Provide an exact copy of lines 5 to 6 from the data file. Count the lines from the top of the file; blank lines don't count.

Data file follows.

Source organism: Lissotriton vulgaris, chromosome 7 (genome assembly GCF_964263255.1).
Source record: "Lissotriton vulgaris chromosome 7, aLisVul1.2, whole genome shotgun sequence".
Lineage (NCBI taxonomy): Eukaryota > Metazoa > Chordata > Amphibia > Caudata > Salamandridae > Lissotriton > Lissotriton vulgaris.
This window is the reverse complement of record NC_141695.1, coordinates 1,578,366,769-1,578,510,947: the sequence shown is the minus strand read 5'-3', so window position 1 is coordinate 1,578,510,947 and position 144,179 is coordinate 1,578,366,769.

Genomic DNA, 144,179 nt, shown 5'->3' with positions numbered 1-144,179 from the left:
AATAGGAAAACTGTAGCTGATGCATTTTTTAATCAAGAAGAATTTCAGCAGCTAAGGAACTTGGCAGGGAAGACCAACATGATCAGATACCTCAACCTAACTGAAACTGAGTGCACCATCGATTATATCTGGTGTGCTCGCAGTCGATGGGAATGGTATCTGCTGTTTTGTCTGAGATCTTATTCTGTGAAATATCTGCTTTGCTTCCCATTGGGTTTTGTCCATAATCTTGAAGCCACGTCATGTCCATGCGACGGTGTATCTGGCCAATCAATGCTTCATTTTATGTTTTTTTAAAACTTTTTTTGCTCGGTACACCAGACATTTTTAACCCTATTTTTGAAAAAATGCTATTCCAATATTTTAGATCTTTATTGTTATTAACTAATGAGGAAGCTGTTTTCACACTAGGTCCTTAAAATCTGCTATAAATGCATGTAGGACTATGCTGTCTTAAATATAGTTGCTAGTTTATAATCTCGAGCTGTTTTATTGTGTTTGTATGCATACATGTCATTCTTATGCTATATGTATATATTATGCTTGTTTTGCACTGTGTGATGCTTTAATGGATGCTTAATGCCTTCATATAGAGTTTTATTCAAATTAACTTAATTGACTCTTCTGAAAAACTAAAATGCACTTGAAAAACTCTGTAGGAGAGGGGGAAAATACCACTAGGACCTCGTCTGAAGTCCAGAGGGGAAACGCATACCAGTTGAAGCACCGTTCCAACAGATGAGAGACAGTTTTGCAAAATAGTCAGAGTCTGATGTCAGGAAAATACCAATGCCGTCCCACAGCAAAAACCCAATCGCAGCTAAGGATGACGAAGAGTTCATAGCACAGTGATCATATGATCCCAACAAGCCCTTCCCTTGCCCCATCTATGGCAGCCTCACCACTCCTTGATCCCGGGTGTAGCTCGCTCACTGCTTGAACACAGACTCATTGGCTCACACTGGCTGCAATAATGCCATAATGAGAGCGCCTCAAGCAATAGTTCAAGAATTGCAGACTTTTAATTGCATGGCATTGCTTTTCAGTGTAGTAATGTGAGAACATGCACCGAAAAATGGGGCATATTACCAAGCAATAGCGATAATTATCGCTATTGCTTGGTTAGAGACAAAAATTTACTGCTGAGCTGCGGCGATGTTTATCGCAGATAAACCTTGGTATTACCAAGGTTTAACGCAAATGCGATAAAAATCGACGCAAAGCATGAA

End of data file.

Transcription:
Genomic DNA, 144,179 nt, shown 5'->3' with positions numbered 1-144,179 from the left:
AATAGGAAAACTGTAGCTGATGCATTTTTTAATCAAGAAGAATTTCAGCAGCTAAGGAACTTGGCAGGGAAGACCAACATGATCAGATACCTCAACCTAACTGAAACTGAGTGCACCATCGATTATATCTGGTGTGCTCGCAGTCGATGGGAATGGTATCTGCTGTTTTGTCTGAGATCTTATTCTGTGAAATATCTGCTTTGCTTCCCATTGGGTTTTGTCCATAATCTTGAAGCCACGTCATGTCCATGCGACGGTGTATCTGGCCAATCAATGCTTCATTTTATGTTTTTTTAAAACTTTTTTTGCTCGGTACACCAGACATTTTTAACCCTATTTTTGAAAAAATGCTATTCCAATATTTTAGATCTTTATTGTTATTAACTAATGAGGAAGCTGTTTTCACACTAGGTCCTTAAAATCTGCTATAAATGCATGTAGGACTATGCTGTCTTAAATATAGTTGCTAGTTTATAATCTCGAGCTGTTTTATTGTGTTTGTATGCATACATGTCATTCTTATGCTATATGTATATATTATGCTTGTTTTGCACTGTGTGATGCTTTAATGGATGCTTAATGCCTTCATATAGAGTTTTATTCAAATTAACTTAATTGACTCTTCTGAAAAACTAAAATGCACTTGAAAAACTCTGTAGGAGAGGGGGAAAATACCACTAGGACCTCGTCTGAAGTCCAGAGGGGAAACGCATACCAGTTGAAGCACCGTTCCAACAGATGAGAGACAGTTTTGCAAAATAGTCAGAGTCTGATGTCAGGAAAATACCAATGCCGTCCCACAGCAAAAACCCAATCGCAGCTAAGGATGACGAAGAGTTCATAGCACAGTGATCATATGATCCCAACAAGCCCTTCCCTTGCCCCATCTATGGCAGCCTCACCACTCCTTGATCCCGGGTGTAGCTCGCTCACTGCTTGAACACAGACTCATTGGCTCACACTGGCTGCAATAATGCCATAATGAGAGCGCCTCAAGCAATAGTTCAAGAATTGCAGACTTTTAATTGCATGGCATTGCTTTTCAGTGTAGTAATGTGAGAACATGCACCGAAAAATGGGGCATATTACCAAGCAATAGCGATAATTATCGCTATTGCTTGGTTAGAGACAAAAATTTACTGCTGAGCTGCGGCGATGTTTATCGCAGATAAACCTTGGTATTACCAAGGTTTAACGCAAATGCGATAAAAATCGACGCAAAGCATGAA